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Security

A New Cold War? Not likely.

Aug 28 , 2020
  • Jin Liangxiang

    Senior Research Fellow, Shanghai Institute of Int'l Studies

Recent months have revealed that the international community is worried about the prospects for China-U.S.  relations. U.S. Secretary of State Michael Pompeo’s speech at the Richard Nixon Presidential Library on July 23 has caused worldwide concern as a declaration of a new cold war.

Despite all the trumpeting, however, a new cold war scenario will exist only in the minds of some U.S.  politicians. It will not become the new reality because the conditions for it simply do not exist in today’s world.

The Cold War can be defined generally as a 50-year geopolitical confrontation between the Soviet Union and the United States featuring a competition of ideologies and efforts to build alliances on both sides. The term “cold” is used because there was no military conflict directly between the two superpowers, but they each supported regional proxy wars. The economic links between the two werre minimal, even if there were any, which one reason the standoff could can last for so long.

As they introduce the idea of a new cold war, some U.S. politicians spin the current China-U.S. relationship in the same terms as the U.S.-Soviet one of the past. They even seem bent on steering future U.S.-China relations into a new cold war scenario for purposes of building a new bloc of countries to contain or confront China. For this purpose, high-level U.S. officials, including Pompeo and Robert C. O’Brien, the national security adviser, traveled to some European countries to persuade them to support a policy aimed at containing China — for instance, to persuade them not to cooperate with China’s high-tech giant Huawei.

Even though today’s China and U.S. are two of the most influential countries in global politics, however, it does not mean that they will necessarily plunge into a new cold war. The prediction is based on various false assumptions, if not just barefaced political propaganda. The conditions for a new cold war actually do not exist.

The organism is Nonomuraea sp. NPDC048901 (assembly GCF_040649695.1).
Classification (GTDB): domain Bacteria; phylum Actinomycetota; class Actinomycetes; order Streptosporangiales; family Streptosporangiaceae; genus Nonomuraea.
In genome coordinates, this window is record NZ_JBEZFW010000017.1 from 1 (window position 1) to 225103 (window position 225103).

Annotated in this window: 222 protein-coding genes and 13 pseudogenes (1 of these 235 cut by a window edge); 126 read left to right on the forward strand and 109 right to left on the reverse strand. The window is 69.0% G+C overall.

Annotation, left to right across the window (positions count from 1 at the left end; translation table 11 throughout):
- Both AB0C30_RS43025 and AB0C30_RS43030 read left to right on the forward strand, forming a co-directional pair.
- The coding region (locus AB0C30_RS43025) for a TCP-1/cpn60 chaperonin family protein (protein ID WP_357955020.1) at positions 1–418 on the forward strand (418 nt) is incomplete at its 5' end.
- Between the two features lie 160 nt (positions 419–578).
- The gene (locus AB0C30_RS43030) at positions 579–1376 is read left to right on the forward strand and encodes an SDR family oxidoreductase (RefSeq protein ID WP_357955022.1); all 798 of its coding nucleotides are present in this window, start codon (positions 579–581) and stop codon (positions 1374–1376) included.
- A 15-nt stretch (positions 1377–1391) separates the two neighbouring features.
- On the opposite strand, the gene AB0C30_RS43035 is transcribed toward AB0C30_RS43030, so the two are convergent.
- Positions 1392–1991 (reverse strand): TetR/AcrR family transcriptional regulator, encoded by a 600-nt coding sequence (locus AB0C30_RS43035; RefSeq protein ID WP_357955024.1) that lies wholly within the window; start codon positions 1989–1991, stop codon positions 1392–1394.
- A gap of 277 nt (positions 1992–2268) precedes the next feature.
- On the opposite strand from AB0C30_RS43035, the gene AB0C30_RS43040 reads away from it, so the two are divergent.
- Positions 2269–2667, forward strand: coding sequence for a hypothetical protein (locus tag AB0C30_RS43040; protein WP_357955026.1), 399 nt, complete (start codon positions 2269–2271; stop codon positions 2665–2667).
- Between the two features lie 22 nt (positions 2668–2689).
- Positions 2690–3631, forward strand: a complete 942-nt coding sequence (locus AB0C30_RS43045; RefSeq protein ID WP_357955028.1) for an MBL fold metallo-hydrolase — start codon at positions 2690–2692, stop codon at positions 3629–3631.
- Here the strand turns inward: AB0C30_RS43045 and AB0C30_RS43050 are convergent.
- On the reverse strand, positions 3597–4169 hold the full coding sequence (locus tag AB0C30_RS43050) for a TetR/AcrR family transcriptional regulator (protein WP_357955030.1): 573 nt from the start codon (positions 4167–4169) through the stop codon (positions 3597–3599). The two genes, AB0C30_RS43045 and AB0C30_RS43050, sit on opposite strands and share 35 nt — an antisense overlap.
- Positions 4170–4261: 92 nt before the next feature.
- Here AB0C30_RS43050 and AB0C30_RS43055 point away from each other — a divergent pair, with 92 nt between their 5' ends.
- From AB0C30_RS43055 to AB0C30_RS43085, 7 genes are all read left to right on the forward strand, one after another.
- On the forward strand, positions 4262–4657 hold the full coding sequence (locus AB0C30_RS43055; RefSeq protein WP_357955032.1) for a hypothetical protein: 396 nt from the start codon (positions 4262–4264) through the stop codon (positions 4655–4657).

First, it is not realistic to decouple the U.S. and China economically. Economic disengagement was once a feature of the U.S.-USSR confrontation. Since economic ties were minimal, security considerations became the sole factor defining the relationship. Scant opposition at home allowed their confrontational policies to continue.

By talking about decoupling China and the U.S., some U.S.  politicians might really want to build the foundation for a more confrontational future strategy on China. But talking is much easier than doing. Despite obstructions on the U.S. side, China has become an essential part of theinternational market for the U.S. and a significant destination for investment. Moreover, it will never be easy for American consumers to give up quality products at low prices, or for workers to give up job opportunities, or for corporations to give up profits.

Despite complaints about China, the U.S. should be well aware that China is the only major power that has clearly defined a win-win approach as the underlying principle for developing economic relations with other partners, including the U.S. And China has taken serious measures to reduce its trade deficit with the U.S.

Second, China-U.S. relations are not loaded with ideological competitions. During the Cold War, the U.S.  and Soviet Union prominently represented different ideologies and political systems. They regarded the promotion of their respective ideologies as their prime mission, and they themselves and their allies and proxies were concerned about the ideological efforts of the other side. In a word, their concerns about ideological and political security created a kind of deep mutual suspicion.